*Brian Wilcox 'the Gifts we enjoy'
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"A seeker asked the Sage, "Do you ever wish you could've lived at the time of someone like the Buddha or Christ and met him personally?"
"No," said the Sage.
Seeing the confused look on the inquirer's face, the Sage continued, "Why would I wish I could've met Christ or Buddha back then, when I meet them now?"
"And how's that possible?"
"Whose face am I now seeing through your face?"
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Yesterday, I referred to other persons being a Sacrament of Presence for us. We might be surprised how the person who mirrors our True Self back to us and manifests the Light to us appears much unlike us.
We each have had persons whom we could say of, "He, or she, made a real difference in my spiritual life." Or, "I feel something different; I can't put my finger on it, about her." Possibly, we have been such a means of Life for someone else, too.
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A kind man was a Sacrament of Grace to Thomas Merton. Merton was a university student, a Catholic, and to become a Trappist monk. This man and Merton appeared much different. Merton wrote about Dr. Brahmachari (Hindu for "monk") with humor and honor, in Seven Storey Mountain. The two met initially at Grand Central Station, New York.
There stood a shy little man, very happy, with a huge smile, all teeth, in the midst of a brown face. And on the top of his head was a yellow turban with Hindu prayers written all over it in red. And, on his feet, sure enough: sneakers.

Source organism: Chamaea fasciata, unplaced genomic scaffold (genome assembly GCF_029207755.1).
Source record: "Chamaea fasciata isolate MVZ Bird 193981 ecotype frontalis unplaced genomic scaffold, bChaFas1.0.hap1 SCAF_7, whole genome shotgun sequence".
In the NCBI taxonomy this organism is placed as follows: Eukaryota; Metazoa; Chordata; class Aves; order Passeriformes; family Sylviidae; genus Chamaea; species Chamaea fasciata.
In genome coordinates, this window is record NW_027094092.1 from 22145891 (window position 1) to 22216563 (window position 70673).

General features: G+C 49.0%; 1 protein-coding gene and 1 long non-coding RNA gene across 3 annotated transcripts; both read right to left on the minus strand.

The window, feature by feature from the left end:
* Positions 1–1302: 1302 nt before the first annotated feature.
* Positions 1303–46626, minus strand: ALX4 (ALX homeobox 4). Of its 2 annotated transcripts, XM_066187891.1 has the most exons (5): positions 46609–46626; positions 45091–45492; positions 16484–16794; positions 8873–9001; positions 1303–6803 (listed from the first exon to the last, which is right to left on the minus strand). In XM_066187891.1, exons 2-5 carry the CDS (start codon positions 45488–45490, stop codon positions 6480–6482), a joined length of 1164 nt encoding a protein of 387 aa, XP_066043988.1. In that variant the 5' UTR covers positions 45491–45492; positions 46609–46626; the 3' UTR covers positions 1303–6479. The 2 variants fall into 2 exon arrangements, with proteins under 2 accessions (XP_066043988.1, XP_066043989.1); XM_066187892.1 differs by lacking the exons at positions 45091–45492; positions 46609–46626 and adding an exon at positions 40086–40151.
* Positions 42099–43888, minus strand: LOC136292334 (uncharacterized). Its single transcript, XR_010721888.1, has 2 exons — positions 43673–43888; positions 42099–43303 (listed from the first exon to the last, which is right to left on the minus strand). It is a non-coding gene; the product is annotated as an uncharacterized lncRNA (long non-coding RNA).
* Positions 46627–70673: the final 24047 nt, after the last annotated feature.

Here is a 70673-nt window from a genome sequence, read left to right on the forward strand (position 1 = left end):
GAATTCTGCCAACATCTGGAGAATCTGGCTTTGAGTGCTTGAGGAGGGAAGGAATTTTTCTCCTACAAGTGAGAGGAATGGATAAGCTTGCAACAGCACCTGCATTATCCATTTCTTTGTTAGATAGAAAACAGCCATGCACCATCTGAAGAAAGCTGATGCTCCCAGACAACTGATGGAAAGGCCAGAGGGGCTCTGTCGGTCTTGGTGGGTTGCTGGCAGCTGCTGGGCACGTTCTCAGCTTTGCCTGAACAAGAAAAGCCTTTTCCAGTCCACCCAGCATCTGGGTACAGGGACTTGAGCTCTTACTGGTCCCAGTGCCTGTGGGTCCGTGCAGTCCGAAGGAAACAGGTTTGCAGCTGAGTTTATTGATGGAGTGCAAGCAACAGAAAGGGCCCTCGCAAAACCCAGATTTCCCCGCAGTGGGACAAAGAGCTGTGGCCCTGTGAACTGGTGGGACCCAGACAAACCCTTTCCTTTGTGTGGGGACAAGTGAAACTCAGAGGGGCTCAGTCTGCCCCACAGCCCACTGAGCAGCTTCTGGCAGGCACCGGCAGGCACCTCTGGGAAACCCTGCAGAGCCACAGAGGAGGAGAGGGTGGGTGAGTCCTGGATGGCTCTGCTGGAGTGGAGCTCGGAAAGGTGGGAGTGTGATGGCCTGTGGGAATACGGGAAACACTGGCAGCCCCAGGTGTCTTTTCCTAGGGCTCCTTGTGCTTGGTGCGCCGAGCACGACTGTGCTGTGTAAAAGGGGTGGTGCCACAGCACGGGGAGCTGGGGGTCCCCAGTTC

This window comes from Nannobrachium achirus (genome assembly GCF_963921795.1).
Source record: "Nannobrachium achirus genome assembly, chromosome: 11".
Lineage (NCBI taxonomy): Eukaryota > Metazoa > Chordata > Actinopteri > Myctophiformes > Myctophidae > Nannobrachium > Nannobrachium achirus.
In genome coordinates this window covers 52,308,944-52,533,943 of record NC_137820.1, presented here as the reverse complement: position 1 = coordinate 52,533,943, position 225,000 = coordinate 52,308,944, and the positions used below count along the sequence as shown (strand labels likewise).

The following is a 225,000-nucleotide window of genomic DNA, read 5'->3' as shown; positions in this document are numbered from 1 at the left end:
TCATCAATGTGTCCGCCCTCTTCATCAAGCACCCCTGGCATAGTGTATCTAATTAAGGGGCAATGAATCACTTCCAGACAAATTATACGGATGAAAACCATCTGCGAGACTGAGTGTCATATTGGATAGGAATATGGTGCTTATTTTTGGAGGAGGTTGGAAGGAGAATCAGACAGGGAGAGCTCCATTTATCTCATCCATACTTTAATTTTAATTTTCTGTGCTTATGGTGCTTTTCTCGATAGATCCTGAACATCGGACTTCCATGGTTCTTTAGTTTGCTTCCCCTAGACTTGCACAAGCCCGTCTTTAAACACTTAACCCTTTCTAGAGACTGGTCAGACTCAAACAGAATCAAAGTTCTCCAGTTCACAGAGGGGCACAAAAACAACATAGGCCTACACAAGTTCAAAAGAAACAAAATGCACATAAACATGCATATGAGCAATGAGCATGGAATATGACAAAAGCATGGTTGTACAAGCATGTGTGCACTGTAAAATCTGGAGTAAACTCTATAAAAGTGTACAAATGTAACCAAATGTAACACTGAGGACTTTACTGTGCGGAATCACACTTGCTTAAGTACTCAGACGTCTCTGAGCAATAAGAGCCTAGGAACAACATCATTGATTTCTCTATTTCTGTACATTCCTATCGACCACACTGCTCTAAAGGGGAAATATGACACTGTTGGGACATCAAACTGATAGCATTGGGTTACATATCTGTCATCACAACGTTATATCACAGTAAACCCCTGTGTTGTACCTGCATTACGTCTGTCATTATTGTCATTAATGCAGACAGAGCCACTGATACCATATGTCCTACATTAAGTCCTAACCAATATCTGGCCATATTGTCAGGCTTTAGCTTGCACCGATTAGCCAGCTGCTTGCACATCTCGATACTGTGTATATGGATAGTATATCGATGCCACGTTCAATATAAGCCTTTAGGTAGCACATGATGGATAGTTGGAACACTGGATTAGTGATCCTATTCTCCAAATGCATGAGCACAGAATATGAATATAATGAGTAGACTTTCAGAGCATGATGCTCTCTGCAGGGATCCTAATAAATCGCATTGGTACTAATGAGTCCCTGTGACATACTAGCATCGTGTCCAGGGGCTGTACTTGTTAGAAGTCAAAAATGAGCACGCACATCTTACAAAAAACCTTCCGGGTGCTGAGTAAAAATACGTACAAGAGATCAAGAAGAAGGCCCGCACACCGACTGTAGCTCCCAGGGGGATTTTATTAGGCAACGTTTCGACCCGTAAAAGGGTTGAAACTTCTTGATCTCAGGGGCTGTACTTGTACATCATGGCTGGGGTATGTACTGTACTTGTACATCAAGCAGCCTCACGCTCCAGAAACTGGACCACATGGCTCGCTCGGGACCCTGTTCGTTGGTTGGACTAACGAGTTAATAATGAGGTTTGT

Merton and Brahmachari became friends. Merton appreciated how his Hindu friend criticized the Western world and relativized everything persons in the university found so important.
He would simply make statements of fact, and then burst out laughing - his laughter was quiet and ingenious, and it expressed his complete amazement at the very possibility that people should live the way he saw them living all around him.
Possibly, the most intriguing thing about Merton's friendship with Brahmachari was the Hindu never tried to give any insight into his Hindu faith. Instead, he told Merton there are many beautiful books of mystical Christianity, and he recommended Merton read St. Augustine's Confessions and Thomas A' Kempis' The Imitation of Christ.
Merton saw Brahmachari as a potential God-send to him. After Brahmachari relativized Merton's youthful curiosity for the East, Merton became very sensitive to the West's mystical Christian tradition. Only much later did Merton immerse himself in Eastern faiths. Likely without his grounding in Western mysticism, he would have never been prepared to appreciate Eastern religions so much.